Your digest of the week’s top media, entertainment and technology news.
Sky to bundle Netflix
Sky has announced it will make Netflix available through its Sky Q set-top box with content from the streaming service to sit alongside Sky programmes. According to the BBC, customers will pay for Netflix through the Sky service, with the price yet to be announced. Sky said the move would make the entertainment experience “easier and simpler” for customers, with many seeing it as a strategic move by Sky to tackle the threat from the SVoD service.
WPP shares drop
Advertising giant WPP’s shares have dropped 10% at the start of trading on Thursday morning, according to the Financial Times. The company reported a decline in full-year sales and predicted it would struggle to lift revenues back up this year. Over the past 12 months, the decline is now at more than 30%. Sales are expected to be flat for 2018.
5G build in the US
Mobile phone operator T-Mobile has signed a deal with Nokia and Ericsson to begin building next-generation 5G networks across the US. Reuters reported that the financial terms were not disclosed but T-Mobile announced it plans to roll out 5G in 30 cities this year, with New York, Los Angeles, Dallas and Las Vegas among the first cities with the service.
BBC’s Winter Olympics streaming records
The BBC’s coverage of the Winter Olympics attracted an overall audience of 33.2 million with a peak of 4.1 million on 17 February for British athletes Yarnold and Deas’s gold and bronze medal success in the Skeleton. Rapid TV reported that the BBC reached a record of 22.2 million streams of the action across BBC Sport and BBC iPlayer.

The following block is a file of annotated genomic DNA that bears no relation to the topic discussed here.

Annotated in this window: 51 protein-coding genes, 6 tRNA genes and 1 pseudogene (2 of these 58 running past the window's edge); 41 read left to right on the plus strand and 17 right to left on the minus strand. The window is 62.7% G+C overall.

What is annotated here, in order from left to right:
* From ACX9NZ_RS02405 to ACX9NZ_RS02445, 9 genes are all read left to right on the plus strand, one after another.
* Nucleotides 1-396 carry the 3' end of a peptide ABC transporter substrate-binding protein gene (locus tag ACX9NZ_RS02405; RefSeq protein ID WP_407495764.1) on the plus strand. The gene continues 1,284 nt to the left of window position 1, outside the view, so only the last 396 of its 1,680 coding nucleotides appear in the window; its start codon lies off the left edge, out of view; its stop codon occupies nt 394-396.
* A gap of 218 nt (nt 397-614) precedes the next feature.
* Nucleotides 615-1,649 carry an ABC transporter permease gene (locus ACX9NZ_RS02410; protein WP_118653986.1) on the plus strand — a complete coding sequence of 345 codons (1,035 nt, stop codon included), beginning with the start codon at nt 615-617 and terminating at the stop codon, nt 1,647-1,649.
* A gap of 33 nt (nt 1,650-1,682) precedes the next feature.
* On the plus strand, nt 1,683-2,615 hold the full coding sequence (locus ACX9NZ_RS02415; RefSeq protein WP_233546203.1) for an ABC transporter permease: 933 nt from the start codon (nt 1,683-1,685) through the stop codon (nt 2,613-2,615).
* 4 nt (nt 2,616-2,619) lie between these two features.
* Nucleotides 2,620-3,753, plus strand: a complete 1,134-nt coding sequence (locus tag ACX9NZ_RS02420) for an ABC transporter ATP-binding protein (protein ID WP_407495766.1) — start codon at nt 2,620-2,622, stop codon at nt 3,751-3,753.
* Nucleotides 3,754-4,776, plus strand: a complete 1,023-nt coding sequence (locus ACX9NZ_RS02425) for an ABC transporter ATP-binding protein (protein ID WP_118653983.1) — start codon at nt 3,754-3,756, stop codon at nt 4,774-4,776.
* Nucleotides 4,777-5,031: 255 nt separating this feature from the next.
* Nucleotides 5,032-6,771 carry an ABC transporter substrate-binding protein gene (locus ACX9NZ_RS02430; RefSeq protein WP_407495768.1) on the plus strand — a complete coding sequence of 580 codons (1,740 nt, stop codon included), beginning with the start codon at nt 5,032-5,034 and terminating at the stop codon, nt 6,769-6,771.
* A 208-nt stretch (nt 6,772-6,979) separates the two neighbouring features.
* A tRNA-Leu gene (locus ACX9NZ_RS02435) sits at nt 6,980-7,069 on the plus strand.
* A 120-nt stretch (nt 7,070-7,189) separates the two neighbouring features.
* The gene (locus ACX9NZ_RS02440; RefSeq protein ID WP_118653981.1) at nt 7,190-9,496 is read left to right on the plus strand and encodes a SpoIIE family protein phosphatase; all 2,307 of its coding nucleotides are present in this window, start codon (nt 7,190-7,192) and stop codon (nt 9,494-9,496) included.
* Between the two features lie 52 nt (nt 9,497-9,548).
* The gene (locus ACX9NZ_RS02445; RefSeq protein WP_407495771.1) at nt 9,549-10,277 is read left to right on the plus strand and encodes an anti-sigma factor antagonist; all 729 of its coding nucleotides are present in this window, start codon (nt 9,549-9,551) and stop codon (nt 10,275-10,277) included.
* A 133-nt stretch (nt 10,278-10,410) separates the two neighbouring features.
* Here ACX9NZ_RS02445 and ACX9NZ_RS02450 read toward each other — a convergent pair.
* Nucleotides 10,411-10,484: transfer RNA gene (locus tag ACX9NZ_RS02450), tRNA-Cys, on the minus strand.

Zuckerberg sells $500m Facebook stock
Facebook Chief Executive Mark Zuckerberg sold 685,000 shares worth $125.4 million in the last three days of February to fund his philanthropic investment, the Chan Zuckerberg Initiative (CZI). Regulatory filings showed his total sales in the last month were roughly 2.7 million shares worth $482.2 million. According to Reuters, the move is part of Zuckerberg’s plan to expedite stock sales to fund the initiative he set up with his wife in December 2015.
Qualcomm softens on Broadcom bid
The saga continues with Qualcomm shifting its stance towards Broadcom’s bid, announcing it is willing to agree on a deal if the takeover offer is raised to $160 billion including debt, according to people involved in the negotiations, reported the Financial Times.
EU calls for tighter piracy regulations
Guidelines issued by the European Commission have called for platforms to “redouble their efforts” to take down illegal content including pirated films to hate speech in a more efficient manner. According to The Hollywood Reporter, The Commission said progress has been made with internet companies now removing on average 70% of illegal hate speech flagged on their platforms. In more than 80% of cases it is removed within 24 hours.
Toyota to spend $2.8bn on self-driving technology
Toyota has announced it will spend $2.8 billion developing automated-driving software. The company’s new mission aims to accelerate development in a more effective and disruptive way with 1,000 new employee hires and an additional $1 billion being invested in artificial intelligence and other technologies through its US research institute, Reuters reported.